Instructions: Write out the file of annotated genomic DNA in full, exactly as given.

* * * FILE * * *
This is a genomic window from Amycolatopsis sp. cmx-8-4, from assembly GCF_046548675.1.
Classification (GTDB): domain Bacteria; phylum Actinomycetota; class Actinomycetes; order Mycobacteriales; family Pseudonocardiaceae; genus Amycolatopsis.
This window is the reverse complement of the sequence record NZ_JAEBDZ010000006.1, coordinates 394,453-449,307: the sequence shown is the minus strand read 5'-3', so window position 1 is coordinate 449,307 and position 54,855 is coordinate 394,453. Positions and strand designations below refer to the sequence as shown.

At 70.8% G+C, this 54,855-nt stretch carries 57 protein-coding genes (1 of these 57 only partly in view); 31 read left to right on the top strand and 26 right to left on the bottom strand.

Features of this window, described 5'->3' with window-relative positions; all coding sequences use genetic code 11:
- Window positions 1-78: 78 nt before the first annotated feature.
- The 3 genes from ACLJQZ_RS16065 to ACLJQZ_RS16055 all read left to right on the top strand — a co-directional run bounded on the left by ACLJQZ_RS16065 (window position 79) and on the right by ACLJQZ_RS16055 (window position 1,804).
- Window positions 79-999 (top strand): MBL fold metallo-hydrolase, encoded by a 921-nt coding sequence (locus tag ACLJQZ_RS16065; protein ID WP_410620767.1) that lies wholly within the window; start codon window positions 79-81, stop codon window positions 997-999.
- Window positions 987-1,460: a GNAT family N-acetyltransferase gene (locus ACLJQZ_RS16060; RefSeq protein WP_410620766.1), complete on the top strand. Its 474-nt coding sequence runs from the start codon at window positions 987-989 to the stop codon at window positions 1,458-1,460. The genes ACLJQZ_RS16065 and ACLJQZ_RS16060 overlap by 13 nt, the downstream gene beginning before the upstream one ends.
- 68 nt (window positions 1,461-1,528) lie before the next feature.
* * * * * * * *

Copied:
This is a genomic window from Amycolatopsis sp. cmx-8-4, from assembly GCF_046548675.1.
Classification (GTDB): domain Bacteria; phylum Actinomycetota; class Actinomycetes; order Mycobacteriales; family Pseudonocardiaceae; genus Amycolatopsis.
This window is the reverse complement of the sequence record NZ_JAEBDZ010000006.1, coordinates 394,453-449,307: the sequence shown is the minus strand read 5'-3', so window position 1 is coordinate 449,307 and position 54,855 is coordinate 394,453. Positions and strand designations below refer to the sequence as shown.

At 70.8% G+C, this 54,855-nt stretch carries 57 protein-coding genes (1 of these 57 only partly in view); 31 read left to right on the top strand and 26 right to left on the bottom strand.

Features of this window, described 5'->3' with window-relative positions; all coding sequences use genetic code 11:
- Window positions 1-78: 78 nt before the first annotated feature.
- The 3 genes from ACLJQZ_RS16065 to ACLJQZ_RS16055 all read left to right on the top strand — a co-directional run bounded on the left by ACLJQZ_RS16065 (window position 79) and on the right by ACLJQZ_RS16055 (window position 1,804).
- Window positions 79-999 (top strand): MBL fold metallo-hydrolase, encoded by a 921-nt coding sequence (locus tag ACLJQZ_RS16065; protein ID WP_410620767.1) that lies wholly within the window; start codon window positions 79-81, stop codon window positions 997-999.
- Window positions 987-1,460: a GNAT family N-acetyltransferase gene (locus ACLJQZ_RS16060; RefSeq protein WP_410620766.1), complete on the top strand. Its 474-nt coding sequence runs from the start codon at window positions 987-989 to the stop codon at window positions 1,458-1,460. The genes ACLJQZ_RS16065 and ACLJQZ_RS16060 overlap by 13 nt, the downstream gene beginning before the upstream one ends.
- 68 nt (window positions 1,461-1,528) lie before the next feature.